What IS that bright yellow thing in the sky??

And the sky around it is BLUE!! We had the pleasure of walking around Alert Bay today with at least SOME sunshine to keep us company, though some fluffy clouds and occasional rain droplets came too. It was still very chilly, but it was a treat to have a relatively dry day!

Looking toward Vancouver Island’s mountains from the shore of Alert Bay near the ‘Namgis burial grounds

Our first stop was the post office. Walt needed to return the defective Iridium GO (Iridiumn STOP?) satellite phone unit; now we wait for a replacement that we hope will arrive next Wednesday in Port McNeill. Meanwhile, we will stay here in Alert Bay–we both have plenty of reading to do and the weather remains cold and wet.

We walked on toward the far end of town to see the ‘Namgis First Nation’s burial grounds and its many totem poles that commemorate and share the stories of individual persons and their families, histories, and achievements (taking photos felt disrespectful to me, so you’ll have to search for “Alert Bay totem poles” on the Web if you’d like to see pictures and explanations). On our way, we encountered a friendly elderly gentleman who was happy to tell us about Alert Bay, its history and commerce, the totem poles, the weather patterns, the town’s uncertain future, etc. Very informative and enjoyable!

We soon had to turn around and walk back past the Boat Harbor to Christ Church, the town’s 1879 Anglican Church, to accept the Vicar’s invitation to join him for lunch and a tour of the church that came about in this way: When I was walking back to the boat alone on Wednesday afternoon after a successful umbrella retrieval mission, I noticed that the attractive white church building was open and people were entering (Walt and I had tried the door earlier on our way to the U’mista Cultural Center, but had found the door locked), so I decided to follow them in. I’m SO glad I did! I met William, the Vicar, who was preparing for an important meeting, and we had a good conversation, finding that he and Walt and I have a lot in common. I invited him to visit us on Braesail, and he was most interested. Later, he and Walt conversed by phone, and Will invited us to visit him on Thursday. Thus, today (Thursday, May 12) we were on our way to the Vicarage when another gracious elderly gentleman greeted us and told us about the history and significance of some of the waterfront buildings in the area–another wonderful conversation!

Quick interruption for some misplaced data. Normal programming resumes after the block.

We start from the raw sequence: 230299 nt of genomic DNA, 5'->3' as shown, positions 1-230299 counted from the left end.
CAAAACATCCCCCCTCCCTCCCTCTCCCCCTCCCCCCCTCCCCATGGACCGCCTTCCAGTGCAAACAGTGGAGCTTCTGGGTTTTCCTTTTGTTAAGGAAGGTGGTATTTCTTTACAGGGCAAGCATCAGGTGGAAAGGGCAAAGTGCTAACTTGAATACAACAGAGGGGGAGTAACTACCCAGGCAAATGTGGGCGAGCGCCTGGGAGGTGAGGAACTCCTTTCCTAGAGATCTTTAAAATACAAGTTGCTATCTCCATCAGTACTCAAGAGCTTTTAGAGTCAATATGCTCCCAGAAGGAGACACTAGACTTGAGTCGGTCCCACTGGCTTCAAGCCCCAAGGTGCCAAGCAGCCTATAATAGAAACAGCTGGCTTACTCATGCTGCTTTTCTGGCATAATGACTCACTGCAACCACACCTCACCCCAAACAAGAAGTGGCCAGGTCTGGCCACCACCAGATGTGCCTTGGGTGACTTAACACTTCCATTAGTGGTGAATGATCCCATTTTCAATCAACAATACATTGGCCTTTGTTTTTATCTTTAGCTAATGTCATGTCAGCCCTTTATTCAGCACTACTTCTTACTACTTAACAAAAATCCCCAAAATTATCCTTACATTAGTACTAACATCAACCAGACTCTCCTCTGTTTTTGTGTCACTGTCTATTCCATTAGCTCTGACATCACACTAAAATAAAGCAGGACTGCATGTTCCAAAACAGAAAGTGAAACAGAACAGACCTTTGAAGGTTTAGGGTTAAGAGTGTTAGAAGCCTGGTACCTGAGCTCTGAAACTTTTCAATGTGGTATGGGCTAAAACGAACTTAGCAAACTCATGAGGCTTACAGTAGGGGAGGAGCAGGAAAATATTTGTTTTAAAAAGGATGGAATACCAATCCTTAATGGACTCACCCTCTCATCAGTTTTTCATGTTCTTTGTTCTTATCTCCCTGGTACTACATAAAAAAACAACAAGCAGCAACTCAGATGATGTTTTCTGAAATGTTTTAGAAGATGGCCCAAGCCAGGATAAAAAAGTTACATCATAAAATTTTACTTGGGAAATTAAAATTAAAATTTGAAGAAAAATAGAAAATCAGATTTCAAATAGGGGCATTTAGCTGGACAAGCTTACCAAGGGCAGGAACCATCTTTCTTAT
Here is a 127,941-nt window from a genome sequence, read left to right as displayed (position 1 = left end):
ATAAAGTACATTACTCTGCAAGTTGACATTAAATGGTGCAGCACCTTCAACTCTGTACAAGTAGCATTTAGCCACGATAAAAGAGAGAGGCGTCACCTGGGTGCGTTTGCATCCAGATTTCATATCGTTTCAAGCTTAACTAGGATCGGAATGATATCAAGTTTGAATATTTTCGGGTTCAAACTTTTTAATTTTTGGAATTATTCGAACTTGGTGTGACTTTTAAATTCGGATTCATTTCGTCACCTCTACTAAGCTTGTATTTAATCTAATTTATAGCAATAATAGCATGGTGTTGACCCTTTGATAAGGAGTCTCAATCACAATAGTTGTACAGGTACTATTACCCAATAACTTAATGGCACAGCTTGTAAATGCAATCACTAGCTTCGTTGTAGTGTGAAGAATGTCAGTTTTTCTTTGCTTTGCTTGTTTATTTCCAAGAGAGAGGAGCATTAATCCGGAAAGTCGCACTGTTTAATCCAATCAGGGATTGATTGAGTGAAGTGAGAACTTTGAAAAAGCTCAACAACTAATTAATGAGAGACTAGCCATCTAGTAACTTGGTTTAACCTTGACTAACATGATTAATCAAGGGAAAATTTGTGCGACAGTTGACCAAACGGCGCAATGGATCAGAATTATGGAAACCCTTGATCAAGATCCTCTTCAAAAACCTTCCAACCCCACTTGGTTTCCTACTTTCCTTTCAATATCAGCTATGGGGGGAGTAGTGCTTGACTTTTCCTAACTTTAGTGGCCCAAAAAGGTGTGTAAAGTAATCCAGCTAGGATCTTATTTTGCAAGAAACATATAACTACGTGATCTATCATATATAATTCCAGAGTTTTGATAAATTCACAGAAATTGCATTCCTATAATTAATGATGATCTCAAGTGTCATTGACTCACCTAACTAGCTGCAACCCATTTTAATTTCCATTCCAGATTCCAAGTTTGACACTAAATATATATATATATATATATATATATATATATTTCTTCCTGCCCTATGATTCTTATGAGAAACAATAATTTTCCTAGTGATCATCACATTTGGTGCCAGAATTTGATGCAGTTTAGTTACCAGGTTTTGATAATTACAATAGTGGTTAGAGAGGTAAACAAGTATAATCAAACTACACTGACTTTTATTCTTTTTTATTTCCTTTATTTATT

At the Vicarage, we enjoyed chili and sandwiches and a terrific visit with Will and his friend Phil, one of his predecessors at Christ Church Anglican who’d become a good friend. We had a great deal to talk about, including the church, our new friends’ pastoral and other life experiences, life in Alert Bay and relationships with the First Nations, our own experiences, and the very sad (for Will and his congregation) outcome of Wednesday’s meeting with the diocesan Bishop. Will described his situation and that of the congregation, and then guided us around the lovely interior of the church, with its beautiful stained glass windows depicting the four Archangels surrounding Christ, Christ as ship’s pilot and fisher of people, and some scenes from the church’s history. Walt and I had a marvelous time and were glad to be with Will on a very painful day for him, and I am still fighting back tears when I think about the church’s situation–more prayers!!

After stopping by the local General Store for some groceries, we returned to Braesail as the sky’s rain faucets, shut off for awhile but now turned toward COLD, began to open again.

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